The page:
DOE commits $25M as industry marks millionth installation

Source: Christa Marshall, E&E reporter • Posted: Wednesday, May 4, 2016

The Department of Energy announced $25 million yesterday to accelerate the integration of solar power into the grid as industry supporters launched a campaign to celebrate the millionth U.S. solar installation.

The DOE money will be used to support 10 or 15 technology “solutions,” such as sensors and software, that can be field-tested by utilities to integrate, store and deploy solar power on the grid. The goal of the SunShot Initiative program is to tackle an ongoing challenge of integrating distributed generation sources like rooftop panels while balancing that power with traditional sources like coal or natural gas, according to the agency.

Cory Honeyman, a senior solar analyst at GTM Research, said new types of software can help manage the grid in the case of a power glut on a sunny day, for example.

“Hardware and software solutions will help utilities manage solar and other distributed energy sources on the grid and will be data-driven, easily scaled up from prototypes and capable of real-time monitoring and control,” the department said. It noted that installed solar power has increased by 23 times since 2008, reaching the 1 millionth installation this month.

The funding announcement came as the Solar Energy Industries Association announced a social media campaign to highlight the 1 million figure — a threshold 40 years in the making. The association cited projections that another million solar installations could come online by 2018.

The #MillionSolarStrong campaign was tied to a digital “thunderclap” where more than 76 million people, including President Obama, pledged their support for solar power in unison online, as supporters held a slew of on-the-ground events across the country.

“We are really at that inflection where solar starts to take off,” said Rhone Resch, CEO of the Solar Energy Industries Association, at a solar installation event in Washington, D.C., today. Resch recently announced he would be leaving the association at the end of the month (Greenwire, April 15).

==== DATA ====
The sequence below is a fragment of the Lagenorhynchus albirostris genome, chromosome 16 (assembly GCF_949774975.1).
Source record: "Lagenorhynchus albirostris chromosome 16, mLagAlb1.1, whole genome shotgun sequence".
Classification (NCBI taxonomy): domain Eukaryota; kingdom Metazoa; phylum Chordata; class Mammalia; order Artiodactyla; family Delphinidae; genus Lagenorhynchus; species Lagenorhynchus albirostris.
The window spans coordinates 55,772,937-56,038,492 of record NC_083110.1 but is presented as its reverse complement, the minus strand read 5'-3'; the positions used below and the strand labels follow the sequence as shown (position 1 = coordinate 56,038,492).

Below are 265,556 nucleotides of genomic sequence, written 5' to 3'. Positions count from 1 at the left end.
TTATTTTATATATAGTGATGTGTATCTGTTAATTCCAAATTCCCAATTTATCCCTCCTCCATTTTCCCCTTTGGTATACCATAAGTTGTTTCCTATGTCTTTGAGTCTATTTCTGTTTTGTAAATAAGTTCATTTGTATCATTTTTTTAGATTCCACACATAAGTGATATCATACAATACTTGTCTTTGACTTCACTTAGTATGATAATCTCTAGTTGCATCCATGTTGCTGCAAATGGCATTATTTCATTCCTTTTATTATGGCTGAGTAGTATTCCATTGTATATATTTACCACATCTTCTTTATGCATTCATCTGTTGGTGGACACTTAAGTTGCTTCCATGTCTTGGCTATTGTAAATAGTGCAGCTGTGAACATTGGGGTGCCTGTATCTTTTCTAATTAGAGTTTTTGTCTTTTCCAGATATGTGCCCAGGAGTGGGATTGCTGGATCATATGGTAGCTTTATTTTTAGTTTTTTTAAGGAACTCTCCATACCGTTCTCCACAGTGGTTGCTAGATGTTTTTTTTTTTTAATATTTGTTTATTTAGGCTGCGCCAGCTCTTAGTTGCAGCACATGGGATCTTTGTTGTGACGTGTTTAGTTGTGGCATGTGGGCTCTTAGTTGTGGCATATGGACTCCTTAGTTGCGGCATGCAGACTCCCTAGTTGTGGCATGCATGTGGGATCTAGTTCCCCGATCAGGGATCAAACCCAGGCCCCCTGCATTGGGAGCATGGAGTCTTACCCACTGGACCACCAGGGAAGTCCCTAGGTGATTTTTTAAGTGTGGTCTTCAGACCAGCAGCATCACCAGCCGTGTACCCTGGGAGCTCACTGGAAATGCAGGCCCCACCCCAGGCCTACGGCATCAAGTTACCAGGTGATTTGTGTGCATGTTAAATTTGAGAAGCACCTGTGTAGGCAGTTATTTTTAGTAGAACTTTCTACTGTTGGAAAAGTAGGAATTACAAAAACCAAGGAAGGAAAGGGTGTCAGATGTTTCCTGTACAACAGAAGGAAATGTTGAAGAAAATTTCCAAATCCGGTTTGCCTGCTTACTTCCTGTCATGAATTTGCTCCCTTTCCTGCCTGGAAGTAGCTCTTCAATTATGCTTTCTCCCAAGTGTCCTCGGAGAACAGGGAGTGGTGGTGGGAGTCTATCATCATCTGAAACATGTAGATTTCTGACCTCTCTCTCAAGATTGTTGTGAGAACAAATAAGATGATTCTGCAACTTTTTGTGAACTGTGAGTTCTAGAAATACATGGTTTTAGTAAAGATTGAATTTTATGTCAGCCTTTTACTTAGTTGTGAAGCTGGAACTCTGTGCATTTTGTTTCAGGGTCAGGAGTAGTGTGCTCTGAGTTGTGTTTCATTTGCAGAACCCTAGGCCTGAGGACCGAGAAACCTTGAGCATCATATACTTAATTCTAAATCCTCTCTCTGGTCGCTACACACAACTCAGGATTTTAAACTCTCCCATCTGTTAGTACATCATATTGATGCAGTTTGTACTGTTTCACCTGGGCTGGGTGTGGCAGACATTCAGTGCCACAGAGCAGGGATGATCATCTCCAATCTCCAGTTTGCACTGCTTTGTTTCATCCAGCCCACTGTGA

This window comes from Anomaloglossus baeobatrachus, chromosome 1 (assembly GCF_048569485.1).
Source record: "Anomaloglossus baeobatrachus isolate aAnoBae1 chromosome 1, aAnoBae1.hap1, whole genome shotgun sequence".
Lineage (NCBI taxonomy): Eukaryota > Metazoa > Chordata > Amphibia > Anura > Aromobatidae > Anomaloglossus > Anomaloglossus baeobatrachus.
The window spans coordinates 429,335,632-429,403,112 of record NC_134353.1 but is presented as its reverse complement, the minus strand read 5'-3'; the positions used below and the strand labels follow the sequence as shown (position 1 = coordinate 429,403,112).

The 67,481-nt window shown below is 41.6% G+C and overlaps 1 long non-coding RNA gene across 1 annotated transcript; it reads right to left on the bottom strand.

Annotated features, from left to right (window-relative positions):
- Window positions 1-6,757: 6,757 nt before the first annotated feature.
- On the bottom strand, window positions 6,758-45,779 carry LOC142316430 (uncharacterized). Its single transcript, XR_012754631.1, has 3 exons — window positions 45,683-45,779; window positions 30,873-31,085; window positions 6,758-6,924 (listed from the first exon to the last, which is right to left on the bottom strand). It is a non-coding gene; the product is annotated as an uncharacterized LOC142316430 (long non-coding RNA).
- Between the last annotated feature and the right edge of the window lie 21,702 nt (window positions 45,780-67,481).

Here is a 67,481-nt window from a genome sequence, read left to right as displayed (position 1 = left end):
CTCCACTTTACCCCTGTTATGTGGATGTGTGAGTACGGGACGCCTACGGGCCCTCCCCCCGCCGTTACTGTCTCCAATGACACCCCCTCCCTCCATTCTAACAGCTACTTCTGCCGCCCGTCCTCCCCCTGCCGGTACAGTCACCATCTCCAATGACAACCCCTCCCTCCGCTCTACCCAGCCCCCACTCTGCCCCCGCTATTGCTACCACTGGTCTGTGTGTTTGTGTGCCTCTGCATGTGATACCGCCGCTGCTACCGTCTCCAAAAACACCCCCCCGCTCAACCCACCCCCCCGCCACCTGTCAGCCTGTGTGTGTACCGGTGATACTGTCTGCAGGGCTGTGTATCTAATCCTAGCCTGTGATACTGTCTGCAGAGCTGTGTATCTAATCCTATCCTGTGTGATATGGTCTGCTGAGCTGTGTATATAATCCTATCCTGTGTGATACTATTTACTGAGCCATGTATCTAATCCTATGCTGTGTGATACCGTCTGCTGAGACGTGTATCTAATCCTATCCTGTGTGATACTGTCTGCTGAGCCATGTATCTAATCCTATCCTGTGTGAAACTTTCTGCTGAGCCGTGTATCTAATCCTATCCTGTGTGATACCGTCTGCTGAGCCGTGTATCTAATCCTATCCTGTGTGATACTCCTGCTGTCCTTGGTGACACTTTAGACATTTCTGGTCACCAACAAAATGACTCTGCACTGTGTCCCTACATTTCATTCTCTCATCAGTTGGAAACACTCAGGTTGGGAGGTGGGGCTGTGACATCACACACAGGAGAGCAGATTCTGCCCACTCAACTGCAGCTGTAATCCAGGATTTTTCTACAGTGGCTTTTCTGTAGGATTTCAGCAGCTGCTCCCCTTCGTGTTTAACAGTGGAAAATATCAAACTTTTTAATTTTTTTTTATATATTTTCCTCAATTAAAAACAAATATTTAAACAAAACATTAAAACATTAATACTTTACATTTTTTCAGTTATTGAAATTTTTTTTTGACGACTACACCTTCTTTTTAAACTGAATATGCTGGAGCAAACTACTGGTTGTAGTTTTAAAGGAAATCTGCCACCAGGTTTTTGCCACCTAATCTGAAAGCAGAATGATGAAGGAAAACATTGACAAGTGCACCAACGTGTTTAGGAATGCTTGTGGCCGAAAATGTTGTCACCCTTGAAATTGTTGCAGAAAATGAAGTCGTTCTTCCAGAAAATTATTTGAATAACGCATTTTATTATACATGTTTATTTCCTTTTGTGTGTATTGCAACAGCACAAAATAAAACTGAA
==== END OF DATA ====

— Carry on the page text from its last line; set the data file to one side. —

The association also released a report from George Washington University’s Solar Institute showing that solar installation costs dropped 70 percent in the last decade, while solar jobs grew more than 123 percent in five years. The 1 million installations generate enough electricity for the entire state of Pennsylvania, according to the report.

Honeyman said the millionth installation is the latest statistic highlighting solar’s growth but is more indicative of the growth in residential generation. The growth in capacity — driven partly by utility-scale solar — is the other side of the coin, he said.

A milestone that arguably “was just as impressive as a milestone … was last year was the first year that annual capacity additions for solar outpaced natural gas additions,” Honeyman said.

With the recent extension of federal tax credits for solar, he agreed with SEIA’s projections of another million installations coming online in the next two years or so, despite pushback against net metering in states like Nevada. California is driving much of the installation growth, and should help counter shifts in states like Arizona and Colorado, where some rebates are being rolled back, according to Honeyman.